Monday, 10 September 2012

Cynthia’s death stirs doctors, pharmacists rift over drug prescription .

NAFDAC plans probe, PSN defends members
THE death of Cynthia Udoka Osokogu  has  pitted  doctors  against  pharmacists  over  the sale of prescription drugs ,  as the National Agency for Food, Drug Administration and Control (NAFDAC) plans an official enquiry into the matter.
Osokogu was recently killed by two young men, after they had  given  her  a prescription-drug-only obtained from a qualified pharmacist and registered pharmacy without  a doctor’s prescription.
The Guardian investigation revealed that there is no uniform or customized prescription form in the country, which is supposed to be issued annually to medical doctors by the Medical and Dental Council of Nigeria (MDCN) upon renewal of their licences. The Guardian found that in the absence of uniform prescription forms, individual doctors and their hospitals produce their own prescription forms.
It was  also learnt that prescription drugs could easily be obtained from most pharmacies and patent medicine vendors without doctors’ prescription in Lagos but at a higher cost.
However, the two regulatory bodies that are supposed to enforce the prescribing and dispensing of prescription drugs in the country, that is the MDCN and the Pharmacy Council of Nigeria (PCN) declined to speak with The Guardian on the issue.
The Acting Registrar of the PCN, Gloria Abumere, and the Acting Registrar of the MDCN, Dr. Udugbai Ilevbare declined comment when contacted.
But President  the Nigerian Medical Association (NMA), Dr. Osahaon Enabulele, in a telephone interview with The Guardian said the breach of the prescription drug rule by pharmacists was responsible for the death of Osokogu.
He said: “It is clear there is need for the whole issue to be enforced to ensure that pharmacists can only sell prescription drugs on presentation of prescription papers from a qualified medical doctor by a prospective buyer or patient. The constant breach of this procedure by most pharmacists is responsible for the death of Cynthia and others who might have fallen victim.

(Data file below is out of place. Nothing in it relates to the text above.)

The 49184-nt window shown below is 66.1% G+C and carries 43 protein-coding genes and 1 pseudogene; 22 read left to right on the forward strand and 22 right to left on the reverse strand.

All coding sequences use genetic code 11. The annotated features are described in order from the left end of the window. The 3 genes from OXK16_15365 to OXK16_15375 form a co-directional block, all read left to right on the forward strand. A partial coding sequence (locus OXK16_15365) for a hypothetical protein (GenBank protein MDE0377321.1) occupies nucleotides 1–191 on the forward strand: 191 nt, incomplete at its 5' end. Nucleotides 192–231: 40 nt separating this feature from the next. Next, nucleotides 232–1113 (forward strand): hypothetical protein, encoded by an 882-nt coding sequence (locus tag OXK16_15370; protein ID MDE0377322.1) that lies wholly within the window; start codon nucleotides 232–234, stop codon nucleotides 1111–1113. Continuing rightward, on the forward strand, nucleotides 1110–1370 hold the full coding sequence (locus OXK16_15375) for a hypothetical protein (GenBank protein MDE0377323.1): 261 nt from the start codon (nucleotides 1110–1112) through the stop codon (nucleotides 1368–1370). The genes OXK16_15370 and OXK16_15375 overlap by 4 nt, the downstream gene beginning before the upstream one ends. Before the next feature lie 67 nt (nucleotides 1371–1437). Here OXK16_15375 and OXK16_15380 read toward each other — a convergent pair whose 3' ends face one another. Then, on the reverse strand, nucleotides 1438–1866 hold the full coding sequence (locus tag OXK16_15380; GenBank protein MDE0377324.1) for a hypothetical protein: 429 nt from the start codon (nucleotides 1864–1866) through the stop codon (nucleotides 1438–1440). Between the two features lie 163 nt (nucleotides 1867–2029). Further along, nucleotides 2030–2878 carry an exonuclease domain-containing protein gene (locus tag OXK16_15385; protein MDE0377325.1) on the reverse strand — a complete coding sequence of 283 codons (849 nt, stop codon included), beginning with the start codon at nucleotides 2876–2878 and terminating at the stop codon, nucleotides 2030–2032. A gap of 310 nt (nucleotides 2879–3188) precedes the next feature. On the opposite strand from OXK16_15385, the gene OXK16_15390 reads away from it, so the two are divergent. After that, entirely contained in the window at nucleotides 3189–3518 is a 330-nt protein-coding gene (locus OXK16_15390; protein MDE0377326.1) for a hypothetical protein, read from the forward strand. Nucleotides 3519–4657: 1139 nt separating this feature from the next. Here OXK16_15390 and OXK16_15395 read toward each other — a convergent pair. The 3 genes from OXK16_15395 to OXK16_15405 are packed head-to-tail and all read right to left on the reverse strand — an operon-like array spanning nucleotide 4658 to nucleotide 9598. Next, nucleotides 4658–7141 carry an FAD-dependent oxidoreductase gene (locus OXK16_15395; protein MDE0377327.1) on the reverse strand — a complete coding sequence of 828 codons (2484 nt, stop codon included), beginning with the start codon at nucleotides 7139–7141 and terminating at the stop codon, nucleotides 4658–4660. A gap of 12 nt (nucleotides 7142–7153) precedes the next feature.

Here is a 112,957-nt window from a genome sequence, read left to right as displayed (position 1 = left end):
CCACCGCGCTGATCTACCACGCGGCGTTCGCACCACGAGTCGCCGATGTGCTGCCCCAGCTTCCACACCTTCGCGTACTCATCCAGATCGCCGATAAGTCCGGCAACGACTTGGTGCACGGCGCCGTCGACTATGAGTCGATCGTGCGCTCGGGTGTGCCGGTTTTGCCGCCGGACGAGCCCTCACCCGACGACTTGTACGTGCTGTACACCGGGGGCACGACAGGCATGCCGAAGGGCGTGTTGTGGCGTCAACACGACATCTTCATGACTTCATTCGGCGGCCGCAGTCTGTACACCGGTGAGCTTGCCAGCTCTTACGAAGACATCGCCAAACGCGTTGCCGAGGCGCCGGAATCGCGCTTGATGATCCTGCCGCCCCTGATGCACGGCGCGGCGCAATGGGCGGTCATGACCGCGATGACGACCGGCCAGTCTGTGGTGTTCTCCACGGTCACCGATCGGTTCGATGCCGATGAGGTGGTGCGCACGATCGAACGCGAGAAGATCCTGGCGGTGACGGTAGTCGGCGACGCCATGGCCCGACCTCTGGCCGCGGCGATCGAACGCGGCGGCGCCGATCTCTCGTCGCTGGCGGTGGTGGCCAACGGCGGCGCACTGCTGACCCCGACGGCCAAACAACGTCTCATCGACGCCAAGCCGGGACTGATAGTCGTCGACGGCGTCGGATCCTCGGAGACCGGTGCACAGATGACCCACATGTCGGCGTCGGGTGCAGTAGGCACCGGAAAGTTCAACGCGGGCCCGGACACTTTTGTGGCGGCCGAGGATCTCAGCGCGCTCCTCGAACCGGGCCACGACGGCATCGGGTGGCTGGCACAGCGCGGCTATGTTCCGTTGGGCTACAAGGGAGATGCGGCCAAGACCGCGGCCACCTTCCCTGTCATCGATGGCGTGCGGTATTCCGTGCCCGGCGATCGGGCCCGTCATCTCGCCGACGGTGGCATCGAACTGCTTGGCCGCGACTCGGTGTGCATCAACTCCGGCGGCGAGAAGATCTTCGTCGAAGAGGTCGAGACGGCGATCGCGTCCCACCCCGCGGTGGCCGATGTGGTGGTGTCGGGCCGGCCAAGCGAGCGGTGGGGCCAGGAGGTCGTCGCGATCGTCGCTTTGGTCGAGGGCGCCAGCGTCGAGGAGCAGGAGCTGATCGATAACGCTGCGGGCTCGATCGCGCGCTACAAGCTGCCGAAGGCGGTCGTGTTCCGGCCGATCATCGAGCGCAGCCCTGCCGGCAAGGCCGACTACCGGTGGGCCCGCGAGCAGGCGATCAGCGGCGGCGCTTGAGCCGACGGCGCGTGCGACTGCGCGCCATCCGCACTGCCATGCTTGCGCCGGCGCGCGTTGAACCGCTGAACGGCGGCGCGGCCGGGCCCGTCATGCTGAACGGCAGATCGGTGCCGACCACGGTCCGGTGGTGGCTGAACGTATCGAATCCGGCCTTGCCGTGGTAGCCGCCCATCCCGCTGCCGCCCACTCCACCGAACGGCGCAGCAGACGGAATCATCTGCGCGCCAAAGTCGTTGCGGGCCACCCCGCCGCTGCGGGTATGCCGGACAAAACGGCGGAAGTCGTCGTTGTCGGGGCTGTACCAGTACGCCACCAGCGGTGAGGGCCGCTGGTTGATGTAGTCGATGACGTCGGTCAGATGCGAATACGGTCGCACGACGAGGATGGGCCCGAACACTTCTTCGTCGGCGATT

“This is a signal and a call to action for stakeholders to come together and regularize the issue of prescription of drugs, to stop this indiscriminate dispensing of drugs by pharmacists.”
The NMA president added: “The circumstances surrounding the tragic and unfortunate murder of Miss Cynthia Udoka Osokogu, once again underscores the need for drugs to be sold to the citizens of Nigeria only upon the production of a medical/dental practitioner’s prescription. The NMA therefore, calls on the Federal Government to strictly enforce prescription rights in Nigeria. We also call for  a speedy dispensation of justice in the murder case…”
The NMA president said there was need for the MDCN to have a customized paper for prescription of drugs. He said this would ensure some level of regularity and uniformity.
But the President PSN, Azubuike Okwor, told The Guardian that the lapses in the prescription drug system in the country was because the doctors  were the ones prescribing as well as dispensing the drugs due to financial incentives.
Okwor said: “Why is it that the doctors here are prescribing and dispensing? The National Health Service (NHS) in the United Kingdom (UK) is about 50 years. Registration is through the General Practitioner (GP) and 98 per cent of the drugs are bought from community pharmacists. The doctors send their prescription to pharmacists but in Nigeria due to financial incentives the doctors prescribe and dispense drugs.”
The PSN President said the PCN, MDCN, PSN and NMA and indeed many other professional stakeholders would sit and decide on the way to go, which has to be holistic. “You cannot have a situation where anybody sells drugs,” he said.
Okwor added: “As we speak now there is no standard document or procedure…”
He said the sale of prescription drugs without prescription as was the case of the two pharmacists allegedly involved in Cynthia’s murder was not criminal. Okwor explained: “What we are saying is that if somebody, a qualified pharmacist, sells drug without prescription it is not criminal, whether it is by prescription or not.
Reacting to the issue, the Director General of NAFDAC, Dr. Paul Orhii, told The Guardian: “In case of Cynthia Osokogu I have not got the full facts but the extent that I know is that medicines that are not supposed to be dispensed just over the counter were dispensed to the people who ultimately used the medicine to sedate her and ultimately killed her and this unfortunately happened to licensed pharmacists who should have known better. I believe that they should not have given those medicines to those people but I do not have the full facts of the case. We would do our own investigation and come out with our own findings.”

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